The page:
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King John's Tower

Page updated 9th January 2016

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MapAfter William I took the city in 1068, after a siege lasting seventeen days, he ordered Baldwin, the Sheriff of Devon to build a castle at Exeter, on the high ground of Rougemont. Forty eight houses were demolished to make way for it. The gatehouse of the castle was the first to be built and is the earliest Norman structure in the country. Athelstan's Tower was largely rebuilt at this time.

The danger from invasion by the Danes was finally ended with Norman rule, but the instability of the kingdom continued through the middle ages, as Norman families built castles to protect their lands, and cities kept their walls in good repair to repel rebellion. King John's Tower dates from the thirteenth century, constructed on the north east side of the castle wall, overlooking New North Road, and was part of the continual work to keep the defences up to date. There was also a second entrance to the castle close to this tower, with its own drawbridge that was removed by 1751.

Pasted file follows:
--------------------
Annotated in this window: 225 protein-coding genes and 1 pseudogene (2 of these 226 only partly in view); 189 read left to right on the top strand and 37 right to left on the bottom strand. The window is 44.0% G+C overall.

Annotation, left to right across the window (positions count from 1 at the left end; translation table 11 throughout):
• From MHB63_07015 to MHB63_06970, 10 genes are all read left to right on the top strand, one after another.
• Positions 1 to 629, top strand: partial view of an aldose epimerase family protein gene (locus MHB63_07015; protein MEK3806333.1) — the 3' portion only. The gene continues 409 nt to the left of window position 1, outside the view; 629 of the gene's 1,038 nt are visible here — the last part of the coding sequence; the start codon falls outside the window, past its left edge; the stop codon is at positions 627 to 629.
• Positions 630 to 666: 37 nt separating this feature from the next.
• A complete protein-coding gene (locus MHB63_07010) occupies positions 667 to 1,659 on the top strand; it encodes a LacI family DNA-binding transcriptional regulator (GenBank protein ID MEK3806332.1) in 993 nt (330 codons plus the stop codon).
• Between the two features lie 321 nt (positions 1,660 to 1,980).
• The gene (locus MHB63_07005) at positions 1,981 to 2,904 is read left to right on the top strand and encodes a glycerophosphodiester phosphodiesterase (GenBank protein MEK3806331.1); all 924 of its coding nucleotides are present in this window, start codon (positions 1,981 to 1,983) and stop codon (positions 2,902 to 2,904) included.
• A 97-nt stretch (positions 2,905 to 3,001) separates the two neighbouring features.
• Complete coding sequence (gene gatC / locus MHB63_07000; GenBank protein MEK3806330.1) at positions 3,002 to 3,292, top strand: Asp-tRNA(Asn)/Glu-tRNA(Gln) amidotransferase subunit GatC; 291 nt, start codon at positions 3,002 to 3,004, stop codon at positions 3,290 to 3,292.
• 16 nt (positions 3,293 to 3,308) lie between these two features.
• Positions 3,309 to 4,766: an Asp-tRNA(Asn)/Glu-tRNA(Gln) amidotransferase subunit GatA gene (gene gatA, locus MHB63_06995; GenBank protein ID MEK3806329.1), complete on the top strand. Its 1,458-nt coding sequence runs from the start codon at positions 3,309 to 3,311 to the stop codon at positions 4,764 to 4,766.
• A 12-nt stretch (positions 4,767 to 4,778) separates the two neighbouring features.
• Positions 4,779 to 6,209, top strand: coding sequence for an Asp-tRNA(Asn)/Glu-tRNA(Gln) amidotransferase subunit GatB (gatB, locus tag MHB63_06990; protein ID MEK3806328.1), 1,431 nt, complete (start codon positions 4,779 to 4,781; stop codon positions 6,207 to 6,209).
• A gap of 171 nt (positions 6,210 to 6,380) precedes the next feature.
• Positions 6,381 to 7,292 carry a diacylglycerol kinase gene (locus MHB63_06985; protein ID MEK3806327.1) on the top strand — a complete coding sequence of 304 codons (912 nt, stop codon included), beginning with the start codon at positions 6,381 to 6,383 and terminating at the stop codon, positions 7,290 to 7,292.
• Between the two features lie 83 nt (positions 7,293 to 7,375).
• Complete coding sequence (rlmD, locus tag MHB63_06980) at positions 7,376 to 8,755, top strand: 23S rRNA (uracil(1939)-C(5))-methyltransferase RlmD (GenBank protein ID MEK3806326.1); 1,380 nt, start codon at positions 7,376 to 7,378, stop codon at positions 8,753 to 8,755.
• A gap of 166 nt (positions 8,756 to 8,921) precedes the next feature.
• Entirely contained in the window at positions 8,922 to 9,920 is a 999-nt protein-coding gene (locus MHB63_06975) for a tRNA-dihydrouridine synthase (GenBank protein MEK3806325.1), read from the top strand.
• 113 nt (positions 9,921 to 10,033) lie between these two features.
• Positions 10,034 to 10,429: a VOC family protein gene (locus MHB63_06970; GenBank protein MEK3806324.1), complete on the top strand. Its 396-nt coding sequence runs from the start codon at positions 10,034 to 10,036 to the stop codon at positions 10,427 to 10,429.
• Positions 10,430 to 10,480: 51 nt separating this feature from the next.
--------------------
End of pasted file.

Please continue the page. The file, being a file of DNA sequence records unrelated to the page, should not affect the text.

With the 'gentrification' of the old castle and the construction of the law courts in 1773 the need for strong fortifications had passed. In the late eighteenth century, King John's Tower was converted into a gazebo. The council have since fitted iron gates to the entrance.


The front of King John's Tower. Photo Sean Creech..

King John's Tower from the side.

King John's Tower from the side.

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